An example of HELOC debt reloading
There is no real limit to the number of HELOCs a borrower can take out as long as they continue to have decent credit and increased home equity. The downside is that continuing to take out HELOCs could lead them into debt if they’re not careful.
Let’s say a borrower in 2010 had a mortgage balance of $100,000 on a $200,000 home. This would allow them to purchase a HELOC of up to $85,000. In this example, they withdraw this maximum amount. In 2012, they had mortgage + HELOC #1 – taking into account some payments on the mortgage, the outstanding balance is now $150,000 – but their house is now worth $300,000, which allows them to take out a other HELOC up to $112,500. This brings their balance to $262,500.
Eight years later, the combination of the two HELOCs plus their mortgage gives them a balance of $250,000, and the house is now valued at $600,000. This means they can purchase another HELOC up to $297,500. The owner is now in the repayment period for this first HELOC, and in two years the repayment period for the second HELOC will begin.
The major risk for this borrower would be to use this third HELOC not to pay off the first two but to make small payments on the three while spending the rest frivolously. In 2022, their second HELOC will enter the repayment period. If their home’s value hasn’t increased at all, then they can’t open another HELOC to help cover the increased payments, they’ll be used to a dramatically inflated lifestyle, and they’ll be over $500,000 in debt. $ for a house they owed $100,000 just 12 years earlier.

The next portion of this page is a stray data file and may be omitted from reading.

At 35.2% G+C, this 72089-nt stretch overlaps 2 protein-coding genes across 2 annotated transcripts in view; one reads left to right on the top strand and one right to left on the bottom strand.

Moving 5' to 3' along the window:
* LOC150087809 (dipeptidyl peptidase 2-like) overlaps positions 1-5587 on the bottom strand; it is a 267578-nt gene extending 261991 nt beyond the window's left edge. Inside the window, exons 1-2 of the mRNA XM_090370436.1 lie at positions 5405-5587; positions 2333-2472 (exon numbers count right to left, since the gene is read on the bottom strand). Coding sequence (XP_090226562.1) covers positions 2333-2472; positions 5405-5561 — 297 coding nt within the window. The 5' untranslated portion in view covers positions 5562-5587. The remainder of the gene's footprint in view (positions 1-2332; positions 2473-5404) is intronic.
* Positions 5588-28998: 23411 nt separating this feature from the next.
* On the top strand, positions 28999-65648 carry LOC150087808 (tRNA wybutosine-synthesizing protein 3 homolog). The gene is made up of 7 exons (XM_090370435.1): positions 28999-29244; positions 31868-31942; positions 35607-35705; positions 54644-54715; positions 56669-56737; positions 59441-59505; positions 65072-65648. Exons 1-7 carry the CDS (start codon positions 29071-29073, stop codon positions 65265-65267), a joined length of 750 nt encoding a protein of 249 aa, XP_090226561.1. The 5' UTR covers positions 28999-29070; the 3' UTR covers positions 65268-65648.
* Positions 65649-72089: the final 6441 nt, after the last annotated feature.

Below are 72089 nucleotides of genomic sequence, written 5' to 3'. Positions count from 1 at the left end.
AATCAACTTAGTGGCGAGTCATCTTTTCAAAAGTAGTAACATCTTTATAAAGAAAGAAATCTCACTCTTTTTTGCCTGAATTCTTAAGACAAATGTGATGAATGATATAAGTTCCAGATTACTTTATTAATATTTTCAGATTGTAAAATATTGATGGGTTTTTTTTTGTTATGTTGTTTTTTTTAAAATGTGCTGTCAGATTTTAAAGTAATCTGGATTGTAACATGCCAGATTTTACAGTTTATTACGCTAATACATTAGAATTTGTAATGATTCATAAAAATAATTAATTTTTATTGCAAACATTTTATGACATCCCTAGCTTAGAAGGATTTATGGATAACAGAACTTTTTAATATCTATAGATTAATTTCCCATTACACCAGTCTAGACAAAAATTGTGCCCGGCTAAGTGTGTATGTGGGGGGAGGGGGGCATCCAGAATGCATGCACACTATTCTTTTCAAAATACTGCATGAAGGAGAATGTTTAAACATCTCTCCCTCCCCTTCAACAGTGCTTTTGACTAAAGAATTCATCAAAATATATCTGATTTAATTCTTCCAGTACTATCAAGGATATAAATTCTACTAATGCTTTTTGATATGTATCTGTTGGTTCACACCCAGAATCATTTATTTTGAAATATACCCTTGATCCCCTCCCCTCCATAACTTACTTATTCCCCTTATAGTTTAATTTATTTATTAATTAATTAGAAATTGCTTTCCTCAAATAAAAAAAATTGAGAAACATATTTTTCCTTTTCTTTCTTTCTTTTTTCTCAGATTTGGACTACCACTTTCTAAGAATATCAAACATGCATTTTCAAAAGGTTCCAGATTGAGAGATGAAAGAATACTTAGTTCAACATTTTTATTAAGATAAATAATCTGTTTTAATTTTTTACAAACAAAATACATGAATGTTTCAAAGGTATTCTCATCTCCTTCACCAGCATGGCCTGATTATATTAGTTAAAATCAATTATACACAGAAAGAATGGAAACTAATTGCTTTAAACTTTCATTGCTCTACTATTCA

Is interest on a HELOC tax deductible?
Interest paid on HELOCs and home equity loans used to be tax deductible, but as of 2017, interest is only deductible for the amount used on a HELOC to “buy, build, or substantially improve” a home. Additionally, with the standard deduction increasing to $12,950 for single filers and $25,900 for married couples filing jointly in 2022, most HELOC interest paid will not be high enough for most filers to warrant deductions. detailed, unless they already do so for other reasons.
Can you have multiple HELOCs or home equity loans on one property?
Yes. There is technically no limit to the number of HELOCs and home equity loans you have on the same property. Most lenders will allow a qualified borrower to access up to 85% of their home’s equity through HELOCs and home equity loans. If the value of your home continues to rise, you can continue to take out multiple HELOCs and home equity loans.
What are the requirements for a HELOC?
Lender requirements vary, but borrowers will generally need:
- More than 15% of the equity in their home
- A credit score of 600 or higher
- 2+ years of verifiable income history
- A debt-to-income ratio of 40% or less
HELOCs, when used mindfully, can be a great tool for borrowers to consolidate high-interest debt at a lower rate, make substantial home improvements, invest in real estate, and more. However, they come with significant risks, and borrowers should be aware of these issues before purchasing a product that erodes their ability to build wealth through home equity.